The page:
- Alicia Freese
- Left to right: Ellen McCulloch-Lovell, Bishop Thomas Ely and Craig Smith
Religious organizations own roughly 6,000 acres of land in Vermont, which ranks among the most secular states in the nation. But those churches are losing ground.
Six years ago, the Roman Catholic Diocese of Burlington sold 33 acres of lakefront real estate to Burlington College to settle multiple priest-abuse lawsuits. The school, also cash-strapped, then resold most of the land to a housing developer, despite fierce opposition from those who wanted it to be conserved.
Just north of that property is an equally breathtaking tract that is still under ecclesiastical ownership. For years the Episcopal Diocese of Vermont has insisted it has no desire to sell the peninsula known as Rock Point. But it's never been clear how the diocese would be able to hold on to 130 acres of forest, open fields and steep cliffs surrounded by Lake Champlain.
Last week, Bishop Thomas Ely acknowledged that the status quo "is no longer, if it ever was, a sustainable model."
For the last two years, Ely and his advisers have quietly been crafting a plan that, if successful, will prevent Rock Point from meeting the fate of the former Burlington College land. To advance that goal, the diocese announced several weeks ago that it had hired a "legacy minister" to raise as much as $2 million.
Ellen McCulloch-Lovell doesn't have experience in the pulpit, but she has friends in high places. She spent 10 years as Sen. Patrick Leahy's (D-Vt.) chief of staff before becoming a deputy assistant to then-president Bill Clinton. She worked with then-first lady Hillary Clinton to create a national historic preservation program called Save America's Treasures.
McCulloch-Lovell has fundraising credentials, too. For a decade, she served as president of Marlboro College, doubling its endowment before she stepped down in 2015.
Can she help a church of relatively modest means maintain what Ely calls a "natural cathedral" on "the last open land on Lake Champlain in Burlington?"
Rock Point has been under Episcopal auspices since the early 1800s, when it hosted John Henry Hopkins, a Dublin-born book illustrator who became the church's first Vermont bishop. He built his home there, as well as a striking Gothic-style school, which later burned down. Hopkins' son deeded the land to the Episcopal diocese on the condition that it would continue to serve as the bishop's residence and as a place for education.
Today, a grand edifice of stone and wood at the entrance fulfills the latter purpose. Down a narrow drive just beyond Burlington High School, it's home to Rock Point School, with roughly two dozen students. The alternative boarding school is affiliated with the diocese but is not religious.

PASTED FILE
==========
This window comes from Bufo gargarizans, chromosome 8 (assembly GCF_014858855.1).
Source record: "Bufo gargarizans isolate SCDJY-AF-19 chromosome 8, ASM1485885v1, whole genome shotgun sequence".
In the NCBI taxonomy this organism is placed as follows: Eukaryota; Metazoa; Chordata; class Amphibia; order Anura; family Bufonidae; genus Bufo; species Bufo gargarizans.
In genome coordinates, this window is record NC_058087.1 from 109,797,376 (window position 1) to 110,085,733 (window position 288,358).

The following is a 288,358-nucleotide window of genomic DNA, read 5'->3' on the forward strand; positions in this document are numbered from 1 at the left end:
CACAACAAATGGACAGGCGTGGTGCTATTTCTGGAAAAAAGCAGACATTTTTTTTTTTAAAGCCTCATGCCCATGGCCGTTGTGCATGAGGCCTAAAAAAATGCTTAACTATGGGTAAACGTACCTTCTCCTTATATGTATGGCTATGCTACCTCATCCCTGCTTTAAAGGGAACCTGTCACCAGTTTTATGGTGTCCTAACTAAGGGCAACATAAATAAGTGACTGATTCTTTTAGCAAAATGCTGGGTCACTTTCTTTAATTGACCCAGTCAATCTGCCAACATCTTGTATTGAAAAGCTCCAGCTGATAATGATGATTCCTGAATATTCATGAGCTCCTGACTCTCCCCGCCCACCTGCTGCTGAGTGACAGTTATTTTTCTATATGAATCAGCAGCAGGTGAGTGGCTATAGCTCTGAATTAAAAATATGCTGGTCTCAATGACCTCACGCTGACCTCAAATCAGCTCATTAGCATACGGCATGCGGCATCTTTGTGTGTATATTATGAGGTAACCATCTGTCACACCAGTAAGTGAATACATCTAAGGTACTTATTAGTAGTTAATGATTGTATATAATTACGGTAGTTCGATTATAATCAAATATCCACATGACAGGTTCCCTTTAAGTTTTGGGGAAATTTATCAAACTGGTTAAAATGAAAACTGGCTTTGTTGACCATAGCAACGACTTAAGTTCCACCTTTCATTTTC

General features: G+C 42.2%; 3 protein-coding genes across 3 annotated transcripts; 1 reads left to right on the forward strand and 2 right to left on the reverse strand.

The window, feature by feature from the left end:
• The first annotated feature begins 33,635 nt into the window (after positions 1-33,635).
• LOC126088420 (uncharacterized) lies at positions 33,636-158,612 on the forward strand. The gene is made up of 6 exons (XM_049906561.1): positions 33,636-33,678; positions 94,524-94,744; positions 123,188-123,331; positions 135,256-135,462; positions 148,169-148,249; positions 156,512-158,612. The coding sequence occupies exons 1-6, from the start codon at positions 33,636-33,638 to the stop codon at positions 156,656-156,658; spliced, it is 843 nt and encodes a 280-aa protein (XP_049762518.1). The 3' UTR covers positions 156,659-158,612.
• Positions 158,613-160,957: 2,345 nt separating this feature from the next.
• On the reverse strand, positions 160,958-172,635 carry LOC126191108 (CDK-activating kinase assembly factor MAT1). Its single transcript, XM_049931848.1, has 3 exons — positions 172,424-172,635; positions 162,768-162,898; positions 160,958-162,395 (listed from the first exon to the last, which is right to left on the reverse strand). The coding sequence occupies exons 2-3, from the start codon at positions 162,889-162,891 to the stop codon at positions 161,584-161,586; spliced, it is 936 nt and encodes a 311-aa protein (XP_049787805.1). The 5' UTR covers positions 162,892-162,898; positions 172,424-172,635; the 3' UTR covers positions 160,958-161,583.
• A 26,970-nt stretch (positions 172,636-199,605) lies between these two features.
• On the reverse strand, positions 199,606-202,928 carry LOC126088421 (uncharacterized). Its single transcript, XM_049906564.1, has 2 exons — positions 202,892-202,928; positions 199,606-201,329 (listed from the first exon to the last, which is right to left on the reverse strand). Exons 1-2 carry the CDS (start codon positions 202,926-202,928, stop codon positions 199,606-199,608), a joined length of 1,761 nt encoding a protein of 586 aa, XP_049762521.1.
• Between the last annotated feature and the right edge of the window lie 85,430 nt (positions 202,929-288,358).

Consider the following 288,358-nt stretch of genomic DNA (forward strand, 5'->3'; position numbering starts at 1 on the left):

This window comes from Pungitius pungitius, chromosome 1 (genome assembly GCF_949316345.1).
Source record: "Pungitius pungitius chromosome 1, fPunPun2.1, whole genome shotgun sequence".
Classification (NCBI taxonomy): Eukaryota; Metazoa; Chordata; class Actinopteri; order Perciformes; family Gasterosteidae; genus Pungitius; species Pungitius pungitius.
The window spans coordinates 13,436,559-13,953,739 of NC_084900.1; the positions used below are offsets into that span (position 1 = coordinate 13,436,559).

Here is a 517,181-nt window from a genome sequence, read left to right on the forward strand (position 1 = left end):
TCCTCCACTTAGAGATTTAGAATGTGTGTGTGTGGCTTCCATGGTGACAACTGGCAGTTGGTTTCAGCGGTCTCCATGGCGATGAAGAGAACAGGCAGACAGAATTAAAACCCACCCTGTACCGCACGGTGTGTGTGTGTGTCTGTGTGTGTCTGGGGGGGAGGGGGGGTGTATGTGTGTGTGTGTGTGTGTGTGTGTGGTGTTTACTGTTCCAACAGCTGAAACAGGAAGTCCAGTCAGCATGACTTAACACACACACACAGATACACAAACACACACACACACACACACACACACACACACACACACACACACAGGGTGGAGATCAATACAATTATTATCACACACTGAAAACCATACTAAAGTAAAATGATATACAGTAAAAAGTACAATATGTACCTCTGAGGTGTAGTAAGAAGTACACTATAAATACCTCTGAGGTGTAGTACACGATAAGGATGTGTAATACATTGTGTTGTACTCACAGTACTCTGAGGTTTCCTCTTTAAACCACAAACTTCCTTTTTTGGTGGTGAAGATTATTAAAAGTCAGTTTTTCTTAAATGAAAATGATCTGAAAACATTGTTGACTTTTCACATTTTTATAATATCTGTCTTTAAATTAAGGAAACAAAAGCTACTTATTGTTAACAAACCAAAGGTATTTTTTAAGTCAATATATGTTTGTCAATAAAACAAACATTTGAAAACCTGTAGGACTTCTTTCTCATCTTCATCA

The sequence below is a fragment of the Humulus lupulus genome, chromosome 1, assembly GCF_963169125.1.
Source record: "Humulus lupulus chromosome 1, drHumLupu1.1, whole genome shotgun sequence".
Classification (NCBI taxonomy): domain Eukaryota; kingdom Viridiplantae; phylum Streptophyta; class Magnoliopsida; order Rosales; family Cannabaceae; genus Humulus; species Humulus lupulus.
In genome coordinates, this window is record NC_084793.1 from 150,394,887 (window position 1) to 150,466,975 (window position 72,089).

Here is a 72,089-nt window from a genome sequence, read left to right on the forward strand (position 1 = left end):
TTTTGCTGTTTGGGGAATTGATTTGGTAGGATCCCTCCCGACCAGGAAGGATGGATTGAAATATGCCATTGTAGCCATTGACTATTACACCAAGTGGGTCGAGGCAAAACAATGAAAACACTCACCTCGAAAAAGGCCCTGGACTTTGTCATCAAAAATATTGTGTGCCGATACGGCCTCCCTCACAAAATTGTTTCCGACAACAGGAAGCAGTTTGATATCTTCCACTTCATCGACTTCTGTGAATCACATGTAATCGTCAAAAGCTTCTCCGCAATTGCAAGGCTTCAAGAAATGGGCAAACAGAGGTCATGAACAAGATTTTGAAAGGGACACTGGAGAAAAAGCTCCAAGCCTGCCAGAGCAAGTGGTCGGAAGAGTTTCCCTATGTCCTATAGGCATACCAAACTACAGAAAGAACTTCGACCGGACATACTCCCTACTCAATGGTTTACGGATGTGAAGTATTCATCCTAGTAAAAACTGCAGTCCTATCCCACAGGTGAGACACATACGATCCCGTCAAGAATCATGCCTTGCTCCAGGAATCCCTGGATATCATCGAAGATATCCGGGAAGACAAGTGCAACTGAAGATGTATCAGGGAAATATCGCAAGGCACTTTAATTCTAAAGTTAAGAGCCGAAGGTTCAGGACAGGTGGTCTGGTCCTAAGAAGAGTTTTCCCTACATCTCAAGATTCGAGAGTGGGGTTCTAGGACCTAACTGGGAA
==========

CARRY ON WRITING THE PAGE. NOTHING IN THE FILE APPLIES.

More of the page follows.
On the grounds beyond are playing fields, community gardens, a working sugarhouse, 35 standing solar panels and a modest brick building that serves as the diocese's headquarters.
On the promontory, a conference center, summer camp cabins, an outdoor chapel and the bishop's house are nestled discreetly in the forest. Wind-swept cedars cling to the dramatic bluffs overlooking the lake. Trails traverse the property.
The diocese has long allowed anyone to come onto the land, and Ely estimates that roughly 10,000 people do so each year. The diocese asks that visitors pick up a free pass online or at the headquarters, but it's easy to enter the private property accidentally from North Beach or the Burlington Bike Path, which bisects it.
Schools, youth groups and spiritual organizations regularly use the land at no charge. Geologists from across the country come to study two stacked rock masses visible from the water that are part of the Champlain Thrust Fault, which stretches from Québec to New York.
"One of our strengths is that we're pretty informal and friendly ... But one of our weaknesses is, we're pretty informal," said development minister Craig Smith, calling attention to the conundrum. Smith spent his summers on Rock Point, where his parents directed the Episcopal summer camp that is still in operation.
The diocese, Ely added, needs to help people understand, "This is not just a park that someone else is paying for."
The bishop sat with Smith and McCulloch-Lovell in a conference room decorated with two portraits of John Henry Hopkins and a large aerial photo of Rock Point. Ely, who wore a festive red sweater, has a down-to-earth demeanor, despite his lofty title. He has overseen the diocese for 15 years, residing in a stately brick Tudor revival house on the property.